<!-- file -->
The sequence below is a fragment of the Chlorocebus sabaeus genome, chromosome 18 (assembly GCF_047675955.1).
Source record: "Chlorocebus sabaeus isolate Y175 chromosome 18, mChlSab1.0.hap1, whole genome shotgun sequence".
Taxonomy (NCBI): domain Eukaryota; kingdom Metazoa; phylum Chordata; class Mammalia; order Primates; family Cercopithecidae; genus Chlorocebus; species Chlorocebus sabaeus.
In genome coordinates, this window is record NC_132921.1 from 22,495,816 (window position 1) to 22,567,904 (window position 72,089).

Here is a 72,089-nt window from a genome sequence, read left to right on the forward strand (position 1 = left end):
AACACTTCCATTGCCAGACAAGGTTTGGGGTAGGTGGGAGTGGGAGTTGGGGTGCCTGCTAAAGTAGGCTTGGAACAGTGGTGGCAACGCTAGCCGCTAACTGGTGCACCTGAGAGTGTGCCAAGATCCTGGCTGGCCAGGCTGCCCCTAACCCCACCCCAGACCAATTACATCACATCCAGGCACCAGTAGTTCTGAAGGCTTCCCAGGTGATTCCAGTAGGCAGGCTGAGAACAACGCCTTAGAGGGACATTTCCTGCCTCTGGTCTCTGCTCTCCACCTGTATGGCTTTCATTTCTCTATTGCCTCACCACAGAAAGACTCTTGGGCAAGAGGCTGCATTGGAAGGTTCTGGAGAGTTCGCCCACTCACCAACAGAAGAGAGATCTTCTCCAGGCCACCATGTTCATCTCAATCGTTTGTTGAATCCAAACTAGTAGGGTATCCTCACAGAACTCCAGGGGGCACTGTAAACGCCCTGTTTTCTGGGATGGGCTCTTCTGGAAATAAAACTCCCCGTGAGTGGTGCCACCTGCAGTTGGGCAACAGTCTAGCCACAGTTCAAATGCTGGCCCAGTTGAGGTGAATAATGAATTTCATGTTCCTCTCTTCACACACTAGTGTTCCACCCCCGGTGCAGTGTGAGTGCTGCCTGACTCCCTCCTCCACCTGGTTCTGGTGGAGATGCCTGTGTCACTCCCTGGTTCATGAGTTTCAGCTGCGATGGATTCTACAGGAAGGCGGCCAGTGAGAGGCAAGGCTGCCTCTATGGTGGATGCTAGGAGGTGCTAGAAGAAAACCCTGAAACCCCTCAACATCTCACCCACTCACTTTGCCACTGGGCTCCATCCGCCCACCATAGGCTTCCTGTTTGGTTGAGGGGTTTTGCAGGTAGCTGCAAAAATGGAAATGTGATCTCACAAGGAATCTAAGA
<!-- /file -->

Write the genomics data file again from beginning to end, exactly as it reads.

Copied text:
The sequence below is a fragment of the Chlorocebus sabaeus genome, chromosome 18 (assembly GCF_047675955.1).
Source record: "Chlorocebus sabaeus isolate Y175 chromosome 18, mChlSab1.0.hap1, whole genome shotgun sequence".
Taxonomy (NCBI): domain Eukaryota; kingdom Metazoa; phylum Chordata; class Mammalia; order Primates; family Cercopithecidae; genus Chlorocebus; species Chlorocebus sabaeus.
In genome coordinates, this window is record NC_132921.1 from 22,495,816 (window position 1) to 22,567,904 (window position 72,089).

Here is a 72,089-nt window from a genome sequence, read left to right on the forward strand (position 1 = left end):
AACACTTCCATTGCCAGACAAGGTTTGGGGTAGGTGGGAGTGGGAGTTGGGGTGCCTGCTAAAGTAGGCTTGGAACAGTGGTGGCAACGCTAGCCGCTAACTGGTGCACCTGAGAGTGTGCCAAGATCCTGGCTGGCCAGGCTGCCCCTAACCCCACCCCAGACCAATTACATCACATCCAGGCACCAGTAGTTCTGAAGGCTTCCCAGGTGATTCCAGTAGGCAGGCTGAGAACAACGCCTTAGAGGGACATTTCCTGCCTCTGGTCTCTGCTCTCCACCTGTATGGCTTTCATTTCTCTATTGCCTCACCACAGAAAGACTCTTGGGCAAGAGGCTGCATTGGAAGGTTCTGGAGAGTTCGCCCACTCACCAACAGAAGAGAGATCTTCTCCAGGCCACCATGTTCATCTCAATCGTTTGTTGAATCCAAACTAGTAGGGTATCCTCACAGAACTCCAGGGGGCACTGTAAACGCCCTGTTTTCTGGGATGGGCTCTTCTGGAAATAAAACTCCCCGTGAGTGGTGCCACCTGCAGTTGGGCAACAGTCTAGCCACAGTTCAAATGCTGGCCCAGTTGAGGTGAATAATGAATTTCATGTTCCTCTCTTCACACACTAGTGTTCCACCCCCGGTGCAGTGTGAGTGCTGCCTGACTCCCTCCTCCACCTGGTTCTGGTGGAGATGCCTGTGTCACTCCCTGGTTCATGAGTTTCAGCTGCGATGGATTCTACAGGAAGGCGGCCAGTGAGAGGCAAGGCTGCCTCTATGGTGGATGCTAGGAGGTGCTAGAAGAAAACCCTGAAACCCCTCAACATCTCACCCACTCACTTTGCCACTGGGCTCCATCCGCCCACCATAGGCTTCCTGTTTGGTTGAGGGGTTTTGCAGGTAGCTGCAAAAATGGAAATGTGATCTCACAAGGAATCTAAGA